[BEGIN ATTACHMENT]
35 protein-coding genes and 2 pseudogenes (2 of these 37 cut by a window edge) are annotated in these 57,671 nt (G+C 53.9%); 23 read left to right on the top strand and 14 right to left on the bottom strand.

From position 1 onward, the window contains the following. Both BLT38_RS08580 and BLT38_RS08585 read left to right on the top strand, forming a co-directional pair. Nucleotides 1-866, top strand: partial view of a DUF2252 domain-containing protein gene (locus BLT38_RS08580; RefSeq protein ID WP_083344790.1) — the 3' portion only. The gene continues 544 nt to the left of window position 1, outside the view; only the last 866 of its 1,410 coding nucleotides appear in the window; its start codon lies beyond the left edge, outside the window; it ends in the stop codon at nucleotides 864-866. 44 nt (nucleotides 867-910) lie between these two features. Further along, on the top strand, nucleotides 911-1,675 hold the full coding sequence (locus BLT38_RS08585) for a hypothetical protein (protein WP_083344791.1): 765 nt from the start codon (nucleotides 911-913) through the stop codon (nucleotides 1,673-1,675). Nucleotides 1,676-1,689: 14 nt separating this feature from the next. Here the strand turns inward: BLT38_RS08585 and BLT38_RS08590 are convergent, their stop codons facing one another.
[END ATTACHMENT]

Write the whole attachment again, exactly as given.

35 protein-coding genes and 2 pseudogenes (2 of these 37 cut by a window edge) are annotated in these 57,671 nt (G+C 53.9%); 23 read left to right on the top strand and 14 right to left on the bottom strand.

From position 1 onward, the window contains the following. Both BLT38_RS08580 and BLT38_RS08585 read left to right on the top strand, forming a co-directional pair. Nucleotides 1-866, top strand: partial view of a DUF2252 domain-containing protein gene (locus BLT38_RS08580; RefSeq protein ID WP_083344790.1) — the 3' portion only. The gene continues 544 nt to the left of window position 1, outside the view; only the last 866 of its 1,410 coding nucleotides appear in the window; its start codon lies beyond the left edge, outside the window; it ends in the stop codon at nucleotides 864-866. 44 nt (nucleotides 867-910) lie between these two features. Further along, on the top strand, nucleotides 911-1,675 hold the full coding sequence (locus BLT38_RS08585) for a hypothetical protein (protein WP_083344791.1): 765 nt from the start codon (nucleotides 911-913) through the stop codon (nucleotides 1,673-1,675). Nucleotides 1,676-1,689: 14 nt separating this feature from the next. Here the strand turns inward: BLT38_RS08585 and BLT38_RS08590 are convergent, their stop codons facing one another.